There are many rewards for the observer who takes note of the natural environment over a period of time. On 10 November 2010 “Nature Notes” in the Loddon Times reported our observations on the pollination of a Purplish Beard Orchid, accompanied by a photograph of a thynnid wasp on the orchid. The orchid was located in a small area of one of our paddocks which had been fenced off to allow natural regeneration. In November 2012 we have counted over 44 of these orchids at the same site. The pollination has been successful, and the exclusion of browsing animals has assisted the regeneration of a large number of indigenous plant species.
It has certainly been a good year for orchids and lots of other flowers, but how quickly everything changes in the bush once the flush of the spring season is over. The vegetation looks entirely different and it is hard to imagine the many wildflowers that were so prominent only a month ago. Many grasses are now flowering and some grey box trees are also in flower.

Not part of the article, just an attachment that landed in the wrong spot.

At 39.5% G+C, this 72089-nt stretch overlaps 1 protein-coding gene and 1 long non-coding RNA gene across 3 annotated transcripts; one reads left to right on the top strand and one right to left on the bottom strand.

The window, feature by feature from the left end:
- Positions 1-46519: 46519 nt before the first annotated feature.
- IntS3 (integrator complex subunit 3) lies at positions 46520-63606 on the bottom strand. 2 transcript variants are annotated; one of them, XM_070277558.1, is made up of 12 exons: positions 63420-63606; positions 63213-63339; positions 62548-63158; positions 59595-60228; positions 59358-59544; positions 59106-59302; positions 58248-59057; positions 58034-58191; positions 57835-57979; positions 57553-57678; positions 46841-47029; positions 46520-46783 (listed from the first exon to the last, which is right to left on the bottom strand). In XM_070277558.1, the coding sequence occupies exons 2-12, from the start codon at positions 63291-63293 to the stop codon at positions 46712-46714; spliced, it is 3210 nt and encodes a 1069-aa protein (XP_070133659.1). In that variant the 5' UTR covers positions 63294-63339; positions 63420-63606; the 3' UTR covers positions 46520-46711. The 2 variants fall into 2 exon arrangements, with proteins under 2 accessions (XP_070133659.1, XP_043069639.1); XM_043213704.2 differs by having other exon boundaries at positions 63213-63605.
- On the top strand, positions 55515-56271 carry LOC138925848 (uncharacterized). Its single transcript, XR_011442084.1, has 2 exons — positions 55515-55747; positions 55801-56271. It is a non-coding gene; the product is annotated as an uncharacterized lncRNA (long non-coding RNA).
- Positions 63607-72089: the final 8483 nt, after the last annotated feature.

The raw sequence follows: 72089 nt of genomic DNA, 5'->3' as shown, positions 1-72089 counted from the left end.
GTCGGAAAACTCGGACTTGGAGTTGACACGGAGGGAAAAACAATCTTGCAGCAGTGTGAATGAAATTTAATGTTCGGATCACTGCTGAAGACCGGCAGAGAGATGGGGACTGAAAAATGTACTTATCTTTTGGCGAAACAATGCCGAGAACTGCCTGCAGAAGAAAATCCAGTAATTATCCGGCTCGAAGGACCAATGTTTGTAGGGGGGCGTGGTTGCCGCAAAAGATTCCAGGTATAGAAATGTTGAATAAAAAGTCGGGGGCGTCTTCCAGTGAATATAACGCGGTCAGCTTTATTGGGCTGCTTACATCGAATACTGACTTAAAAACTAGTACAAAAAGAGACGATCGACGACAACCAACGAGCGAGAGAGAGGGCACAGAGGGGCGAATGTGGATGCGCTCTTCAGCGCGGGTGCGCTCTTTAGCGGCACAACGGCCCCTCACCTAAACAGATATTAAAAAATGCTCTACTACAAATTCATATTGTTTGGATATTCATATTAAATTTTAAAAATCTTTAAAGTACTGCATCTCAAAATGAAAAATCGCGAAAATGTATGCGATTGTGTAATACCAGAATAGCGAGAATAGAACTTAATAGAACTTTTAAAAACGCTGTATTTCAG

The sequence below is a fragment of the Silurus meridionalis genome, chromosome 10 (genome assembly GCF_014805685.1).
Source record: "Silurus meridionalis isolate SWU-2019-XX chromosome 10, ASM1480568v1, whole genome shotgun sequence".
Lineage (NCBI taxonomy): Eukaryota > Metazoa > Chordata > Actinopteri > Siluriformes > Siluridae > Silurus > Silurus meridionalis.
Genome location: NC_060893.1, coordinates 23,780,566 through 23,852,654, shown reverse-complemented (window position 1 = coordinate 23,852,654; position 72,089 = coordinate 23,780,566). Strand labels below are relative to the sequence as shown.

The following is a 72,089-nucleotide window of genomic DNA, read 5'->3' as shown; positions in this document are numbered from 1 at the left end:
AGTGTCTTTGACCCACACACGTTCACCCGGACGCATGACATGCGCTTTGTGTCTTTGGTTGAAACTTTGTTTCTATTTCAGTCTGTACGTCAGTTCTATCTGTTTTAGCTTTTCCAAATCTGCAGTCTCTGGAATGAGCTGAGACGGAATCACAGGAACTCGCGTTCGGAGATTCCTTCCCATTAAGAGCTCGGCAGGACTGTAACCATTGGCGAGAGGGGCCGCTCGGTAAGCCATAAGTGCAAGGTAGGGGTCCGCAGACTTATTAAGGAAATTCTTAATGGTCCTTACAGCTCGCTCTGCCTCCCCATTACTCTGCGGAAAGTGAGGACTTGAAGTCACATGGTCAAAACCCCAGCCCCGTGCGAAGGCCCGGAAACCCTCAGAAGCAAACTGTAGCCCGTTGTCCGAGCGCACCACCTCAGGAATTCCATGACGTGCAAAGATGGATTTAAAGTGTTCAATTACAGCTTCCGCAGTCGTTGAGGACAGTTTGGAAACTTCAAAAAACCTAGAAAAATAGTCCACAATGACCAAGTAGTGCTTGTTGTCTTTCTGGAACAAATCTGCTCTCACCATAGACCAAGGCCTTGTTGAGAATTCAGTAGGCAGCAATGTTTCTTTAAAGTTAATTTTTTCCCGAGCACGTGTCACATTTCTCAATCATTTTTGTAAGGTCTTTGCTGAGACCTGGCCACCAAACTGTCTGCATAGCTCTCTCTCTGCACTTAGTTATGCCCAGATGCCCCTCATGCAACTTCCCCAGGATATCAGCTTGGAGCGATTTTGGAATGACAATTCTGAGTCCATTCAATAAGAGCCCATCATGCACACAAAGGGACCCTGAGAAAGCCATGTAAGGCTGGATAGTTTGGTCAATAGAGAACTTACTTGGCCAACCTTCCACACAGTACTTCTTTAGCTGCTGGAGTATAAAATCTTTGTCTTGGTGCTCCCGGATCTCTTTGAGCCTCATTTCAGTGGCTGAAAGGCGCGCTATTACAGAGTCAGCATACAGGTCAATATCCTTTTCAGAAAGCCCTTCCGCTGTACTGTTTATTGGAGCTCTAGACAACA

A number of local indigenous plant species have quite interesting and significant changes as they reach the end of the flowering season. The Common Fringe Myrtle has many small white flowers. Once the petals drop, the plant still has a showy display of fringed red calyx.
Taking photographs is a great way to keep a record of what you have seen of interest. This Marbled Gecko was photographed on a concrete doorstep. These are our most common geckos and this individual has a very swollen abdomen which suggests she will soon be laying eggs.
Recording events in nature and the subtle changes is a great reward for getting out and looking around in our natural environment. You never know what you might find next.
Article and photo by Annette Robertson, Wedderburn Conservation management Network “Observers”
Figure 1: Marbled Gecko (Christinus marmoratus)